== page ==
Apparently, John McCain doesn't like the asinine emphasis on Barack Obama's middle name any more than Obama himself. After talk-radio host Bill Cunningham introduced McCain at a Cincinnati rally, the presumptive Republican nominee apologized for the disrespectful tone taken by his emcee:
McCain wasn't on stage nor in the building when Cunningham made the comments, but he quickly distanced himself from them and the talk show host after finishing his speech. McCain spoke to a couple hundred people at Memorial Hall in downtown Cincinnati.
"I apologize for it," McCain told reporters, addressing the issue before they had a chance to ask the Arizona senator about Cunningham's comments.
"I did not know about these remarks but I take responsibility for them. I repudiate them," he said. "My entire campaign I have treated Senator Obama and Senator (Hillary Rodham) Clinton with respect. I will continue to do that throughout this campaign.
McCain called both Democrats "honorable Americans" and said "I want to dissociate myself with any disparaging remarks that may have been said about them."
Asked whether the use of Obama's middle name—the same as former Iraqi leader Saddam Hussein—is proper, McCain said: "No, it is not. Any comment that is disparaging of either Senator Clinton or Senator Obama is totally inappropriate."
Some will ask what problem there could be with saying the candidate's full name. After all, Cunningham and others aren't making up names for Obama; Hussein is his real name. How can that possibly be "disrespectful", in McCain's own words?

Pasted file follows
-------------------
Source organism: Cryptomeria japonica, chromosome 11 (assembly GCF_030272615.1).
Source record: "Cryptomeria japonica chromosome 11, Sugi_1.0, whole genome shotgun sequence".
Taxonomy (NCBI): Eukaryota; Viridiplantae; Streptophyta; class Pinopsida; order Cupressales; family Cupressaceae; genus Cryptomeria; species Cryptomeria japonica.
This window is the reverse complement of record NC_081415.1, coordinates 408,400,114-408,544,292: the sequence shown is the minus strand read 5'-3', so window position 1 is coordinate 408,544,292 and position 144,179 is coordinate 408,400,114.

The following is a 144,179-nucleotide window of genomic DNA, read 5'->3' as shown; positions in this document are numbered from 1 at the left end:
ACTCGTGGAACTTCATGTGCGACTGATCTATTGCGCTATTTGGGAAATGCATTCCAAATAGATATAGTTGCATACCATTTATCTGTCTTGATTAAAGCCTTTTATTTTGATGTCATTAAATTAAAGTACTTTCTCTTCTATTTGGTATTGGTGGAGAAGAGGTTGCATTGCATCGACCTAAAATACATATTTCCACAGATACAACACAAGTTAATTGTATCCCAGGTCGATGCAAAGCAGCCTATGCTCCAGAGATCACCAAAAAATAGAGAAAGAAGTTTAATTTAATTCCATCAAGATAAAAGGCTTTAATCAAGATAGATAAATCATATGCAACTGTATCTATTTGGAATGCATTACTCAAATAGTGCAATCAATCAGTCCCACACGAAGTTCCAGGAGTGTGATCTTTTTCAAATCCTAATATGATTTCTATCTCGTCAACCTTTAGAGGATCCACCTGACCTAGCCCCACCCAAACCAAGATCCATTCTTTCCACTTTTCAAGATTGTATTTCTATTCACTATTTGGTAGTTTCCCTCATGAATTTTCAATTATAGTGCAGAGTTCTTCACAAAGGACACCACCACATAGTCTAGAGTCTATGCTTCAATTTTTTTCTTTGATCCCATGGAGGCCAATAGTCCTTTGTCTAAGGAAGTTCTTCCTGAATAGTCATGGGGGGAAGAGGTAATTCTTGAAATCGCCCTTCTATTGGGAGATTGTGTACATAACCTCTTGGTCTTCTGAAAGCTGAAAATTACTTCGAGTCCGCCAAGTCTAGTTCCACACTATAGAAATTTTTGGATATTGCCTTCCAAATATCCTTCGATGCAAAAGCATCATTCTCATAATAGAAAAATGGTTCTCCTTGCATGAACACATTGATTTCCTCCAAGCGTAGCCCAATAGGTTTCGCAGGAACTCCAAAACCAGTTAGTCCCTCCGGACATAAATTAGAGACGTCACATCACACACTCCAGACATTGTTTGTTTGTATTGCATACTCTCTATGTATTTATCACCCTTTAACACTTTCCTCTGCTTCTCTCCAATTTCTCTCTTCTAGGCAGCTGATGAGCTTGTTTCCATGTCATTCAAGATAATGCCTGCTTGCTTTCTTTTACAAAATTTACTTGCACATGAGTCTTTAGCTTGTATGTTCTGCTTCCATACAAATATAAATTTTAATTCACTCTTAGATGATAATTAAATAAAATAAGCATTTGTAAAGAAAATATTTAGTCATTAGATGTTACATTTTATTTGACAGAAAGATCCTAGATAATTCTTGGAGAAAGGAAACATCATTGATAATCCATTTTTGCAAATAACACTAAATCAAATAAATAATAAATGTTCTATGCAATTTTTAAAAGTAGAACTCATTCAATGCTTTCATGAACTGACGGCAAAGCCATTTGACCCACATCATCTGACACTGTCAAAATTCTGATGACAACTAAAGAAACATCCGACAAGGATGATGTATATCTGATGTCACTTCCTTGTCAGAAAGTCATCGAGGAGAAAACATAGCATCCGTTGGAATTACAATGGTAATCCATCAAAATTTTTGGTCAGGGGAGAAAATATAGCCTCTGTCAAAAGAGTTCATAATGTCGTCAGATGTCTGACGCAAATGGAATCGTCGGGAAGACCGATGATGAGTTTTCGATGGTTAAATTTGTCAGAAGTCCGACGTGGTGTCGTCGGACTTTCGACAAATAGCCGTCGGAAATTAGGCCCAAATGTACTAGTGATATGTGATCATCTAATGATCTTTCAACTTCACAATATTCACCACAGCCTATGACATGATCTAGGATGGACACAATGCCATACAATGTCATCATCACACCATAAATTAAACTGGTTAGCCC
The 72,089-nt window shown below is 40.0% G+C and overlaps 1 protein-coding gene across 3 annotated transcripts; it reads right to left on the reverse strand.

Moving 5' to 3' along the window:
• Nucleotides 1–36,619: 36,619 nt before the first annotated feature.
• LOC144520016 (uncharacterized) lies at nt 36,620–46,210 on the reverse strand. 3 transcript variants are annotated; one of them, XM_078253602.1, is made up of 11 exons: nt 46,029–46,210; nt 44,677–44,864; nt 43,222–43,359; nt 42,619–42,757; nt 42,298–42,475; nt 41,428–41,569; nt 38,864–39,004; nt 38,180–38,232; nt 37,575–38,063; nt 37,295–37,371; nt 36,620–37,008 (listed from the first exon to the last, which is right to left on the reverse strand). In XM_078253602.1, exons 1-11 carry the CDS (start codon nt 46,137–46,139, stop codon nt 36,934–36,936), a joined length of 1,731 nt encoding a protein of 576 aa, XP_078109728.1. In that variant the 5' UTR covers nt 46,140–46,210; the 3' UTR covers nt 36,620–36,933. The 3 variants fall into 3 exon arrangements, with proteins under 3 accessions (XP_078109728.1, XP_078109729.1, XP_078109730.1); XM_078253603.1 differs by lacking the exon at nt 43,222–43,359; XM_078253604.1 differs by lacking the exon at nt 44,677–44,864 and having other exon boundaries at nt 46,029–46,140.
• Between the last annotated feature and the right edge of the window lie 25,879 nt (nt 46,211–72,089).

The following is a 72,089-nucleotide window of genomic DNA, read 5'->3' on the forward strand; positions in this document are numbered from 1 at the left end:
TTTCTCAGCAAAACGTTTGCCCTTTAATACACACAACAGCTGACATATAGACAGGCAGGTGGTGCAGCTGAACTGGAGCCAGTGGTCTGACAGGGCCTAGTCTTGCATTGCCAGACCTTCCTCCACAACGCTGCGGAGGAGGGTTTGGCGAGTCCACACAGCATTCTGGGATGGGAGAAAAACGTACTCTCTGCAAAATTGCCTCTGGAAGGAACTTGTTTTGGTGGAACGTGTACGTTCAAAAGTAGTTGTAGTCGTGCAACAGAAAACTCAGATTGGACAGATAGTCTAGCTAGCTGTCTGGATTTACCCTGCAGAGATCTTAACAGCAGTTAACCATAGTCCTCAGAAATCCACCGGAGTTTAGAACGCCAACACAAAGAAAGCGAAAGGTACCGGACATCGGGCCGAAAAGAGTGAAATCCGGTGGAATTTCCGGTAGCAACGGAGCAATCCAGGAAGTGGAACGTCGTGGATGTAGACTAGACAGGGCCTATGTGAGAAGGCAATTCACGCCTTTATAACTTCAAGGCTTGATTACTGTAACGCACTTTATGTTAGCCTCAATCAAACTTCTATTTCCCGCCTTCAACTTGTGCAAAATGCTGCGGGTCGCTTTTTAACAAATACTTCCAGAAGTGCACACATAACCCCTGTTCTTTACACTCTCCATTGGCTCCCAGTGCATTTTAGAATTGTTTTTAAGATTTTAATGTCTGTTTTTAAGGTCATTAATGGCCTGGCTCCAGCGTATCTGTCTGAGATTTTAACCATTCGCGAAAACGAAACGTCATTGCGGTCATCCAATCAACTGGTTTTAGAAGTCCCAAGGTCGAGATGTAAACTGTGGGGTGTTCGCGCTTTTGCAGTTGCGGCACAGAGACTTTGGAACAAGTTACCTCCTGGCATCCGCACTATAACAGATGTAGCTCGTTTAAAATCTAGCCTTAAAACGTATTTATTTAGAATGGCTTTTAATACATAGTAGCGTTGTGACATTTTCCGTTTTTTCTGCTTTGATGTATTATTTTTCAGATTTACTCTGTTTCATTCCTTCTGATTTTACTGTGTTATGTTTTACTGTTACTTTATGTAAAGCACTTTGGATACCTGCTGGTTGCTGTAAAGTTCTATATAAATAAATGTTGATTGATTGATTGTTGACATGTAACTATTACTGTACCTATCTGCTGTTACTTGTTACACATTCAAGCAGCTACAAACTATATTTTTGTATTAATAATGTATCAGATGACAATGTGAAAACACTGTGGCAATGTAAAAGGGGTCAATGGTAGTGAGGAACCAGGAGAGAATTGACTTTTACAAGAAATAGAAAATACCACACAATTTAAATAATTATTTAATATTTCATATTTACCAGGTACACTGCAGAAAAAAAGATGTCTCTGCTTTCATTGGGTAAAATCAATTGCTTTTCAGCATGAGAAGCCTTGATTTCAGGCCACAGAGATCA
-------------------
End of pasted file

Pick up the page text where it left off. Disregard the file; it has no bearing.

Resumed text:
The intent makes all the difference. Those emphasizing the middle name want to drive home the heritage of Obama, specifically his father. It seeks to extend the urban myth of Obama's supposed Muslim identity. The name "Hussein" has other connotations as well, a not-so-subtle link to Saddam Hussein, one of the worst dictators in recent times.
None of this is subtle, and anyone professing innocence of these intentions are either lying to us or lying to themselves. If we need to refer to Obama, his last name will suffice, or Senator Obama, or Barack Obama. Using the full name three times in an introduction makes it quite clear that the speaker wants to invoke a less-than-intellectual response to the likely Democratic nominee.
McCain rightly disassociated himself from that kind of politicking. Given that Cunningham represented his campaign at this event, McCain made the right decision to apologize for the speech and to categorically reject the tactic. He wants to win the election by remaining on the high road, not by appealing to fear and dislike. McCain just passed his Sister Souljah test, but his staff will have to do better to avoid these tests in the future, as Allahpundit points out.
UPDATE: I've posted this in slightly different form at Hot Air. And yes, I know that many people have the name "Hussein" in the Arab world. So what? Is there so many Barack Obamas in America that commentators have to specify with such emphasis that they are speaking about this particular Barack Obama by using his middle name?
Of course not. They're pandering to fear and emotion. Don't get caught up in it.